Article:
NSPE Today: Outlook
The Future Is Now
BY PRESIDENT KODI JEAN VERHALEN, P.E., ESQ., F.NSPE
NSPE Executive Director Mark Golden, CAE, and I have taken the opportunity over the last two issues of PE magazine to discuss the Future of the Profession Task Force and the accompanying themes from the book The Future of the Professions. Additionally, the last issue of PE magazine provides a deeper dive into the concepts and the work of the task force through the cover story “End of an Era?” by Danielle Boykin. The article included interviews with Adam Stodola, P.E., the chair of the task force, and me. You will even find information related to this work on Mark Golden’s blog on the NSPE website and in our members-only forum, NSPE Communities. There is, however, a key concept that we have not yet addressed in any of these discussions: Who is our future?
Much like civilization generally, a profession (or a society) cannot continue without ensuring that there will be those who will come after us to fulfill our roles. But there is the question of whose responsibility it is to find and recruit the next generation of professional engineers and the next generation of NSPE members. I believe the answer is quite simple: It is the responsibility of all of us to recruit both new professional engineers and new NSPE members.
To the task of recruiting new professional engineers, a profession will not survive without champions—those who will monitor it and continue to promote its importance.
Rather than relying solely on engineering educators, it is vital for professional engineers to maintain relationships with their alma maters and take it upon themselves to engage junior- and senior-level design classes or even introductory engineering classes about the importance of licensure and professional engineers’ foremost responsibility to protect the public health, safety, and welfare. When encountering nonlicensed engineering graduates at work or in the community, initiate the discussion about the foremost responsibility of a professional engineer.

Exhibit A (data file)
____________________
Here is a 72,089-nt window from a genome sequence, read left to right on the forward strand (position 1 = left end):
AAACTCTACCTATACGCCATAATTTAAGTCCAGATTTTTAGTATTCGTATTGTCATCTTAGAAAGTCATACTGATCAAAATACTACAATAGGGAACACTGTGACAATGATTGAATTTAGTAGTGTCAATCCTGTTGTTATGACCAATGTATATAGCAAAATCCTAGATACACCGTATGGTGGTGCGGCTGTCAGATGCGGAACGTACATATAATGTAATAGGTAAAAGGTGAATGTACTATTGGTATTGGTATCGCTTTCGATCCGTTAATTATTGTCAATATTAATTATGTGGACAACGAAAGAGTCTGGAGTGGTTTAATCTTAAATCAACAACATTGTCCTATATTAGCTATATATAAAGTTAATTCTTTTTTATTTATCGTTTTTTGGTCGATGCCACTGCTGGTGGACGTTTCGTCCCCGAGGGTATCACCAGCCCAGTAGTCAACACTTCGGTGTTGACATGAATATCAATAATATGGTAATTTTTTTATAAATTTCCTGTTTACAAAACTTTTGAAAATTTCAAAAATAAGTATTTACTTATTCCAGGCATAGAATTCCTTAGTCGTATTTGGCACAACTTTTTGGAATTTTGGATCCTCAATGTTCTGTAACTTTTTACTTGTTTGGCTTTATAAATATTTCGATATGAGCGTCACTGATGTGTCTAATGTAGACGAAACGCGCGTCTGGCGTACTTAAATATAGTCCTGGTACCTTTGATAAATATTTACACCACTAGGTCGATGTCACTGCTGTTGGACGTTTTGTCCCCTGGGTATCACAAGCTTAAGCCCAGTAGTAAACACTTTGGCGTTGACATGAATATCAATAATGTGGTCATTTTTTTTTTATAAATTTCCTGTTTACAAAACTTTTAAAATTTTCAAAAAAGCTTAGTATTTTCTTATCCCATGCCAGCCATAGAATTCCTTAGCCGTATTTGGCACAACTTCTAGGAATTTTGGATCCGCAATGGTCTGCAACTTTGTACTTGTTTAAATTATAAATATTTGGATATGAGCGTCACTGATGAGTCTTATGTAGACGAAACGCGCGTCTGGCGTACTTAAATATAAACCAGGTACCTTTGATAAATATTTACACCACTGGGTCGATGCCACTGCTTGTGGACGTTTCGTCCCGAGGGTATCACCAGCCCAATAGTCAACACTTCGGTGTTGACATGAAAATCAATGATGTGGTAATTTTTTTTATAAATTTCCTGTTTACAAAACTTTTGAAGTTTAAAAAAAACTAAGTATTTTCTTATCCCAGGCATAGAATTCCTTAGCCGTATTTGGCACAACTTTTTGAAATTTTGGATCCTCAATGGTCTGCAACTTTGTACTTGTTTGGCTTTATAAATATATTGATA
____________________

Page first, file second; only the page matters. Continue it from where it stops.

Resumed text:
To the task of membership, we must speak openly and candidly to nonmembers, including friends and colleagues, about NSPE’s work to promote and protect the professional engineer’s license and the value of NSPE. Whether or not a professional engineer is a member of NSPE, we are advocating on behalf of the professional engineer’s license. NSPE is the only organization that is the voice of professional engineers across disciplines. I encourage you to check out all the valuable things NSPE is doing on behalf of an individual’s license:
- Read the “NSPE Year in Review: 2015–16” under “Who We Are & What We Do” on the NSPE website;
- Read Executive Director Mark Golden’s monthly updates to the board of directors on the website, under Leadership Toolbox;
- Read our newsletters NSPE Update and PE Scope;
- Listen to the NSPE Speaks podcast;
- Follow NSPE on Twitter, Facebook, and LinkedIn; and
- Read PE magazine (if you are reading this, you’ve got this one down!).
Whatever way you like to receive news, NSPE has an option for you.
Over the years there have been many discussions about increasing NSPE’s membership back to the levels seen in recent decades. NSPE is currently an organization of 31,000 members. If each member gets a new NSPE member to join or rejoin the organization, we will be well on our way to those previously seen membership numbers. In talking with former members about renewing, explore why they did not renew their membership. This is a perfect opportunity to start a dialogue and work toward defining the value that members require from NSPE. Perhaps their membership lapsed because they forgot to renew or even changed employers and never saw a renewal notice. Maybe they left because NSPE was not doing or offering something we now provide members. By engaging in this conversation, you will discover what is important to them and how you can bring them back into the NSPE conversation.
With your help, we will be a stronger and more vibrant organization. NSPE will have resources to provide additional services to our state societies and additional resources to expand government relations and advocacy activities.
As such, I open a challenge to each NSPE member to try over the next year to recruit a new member or get a prior member to rejoin the organization. One-on-one communication is the most successful membership retention and recruitment strategy. Please accept this challenge to grow NSPE and prepare the future of our profession!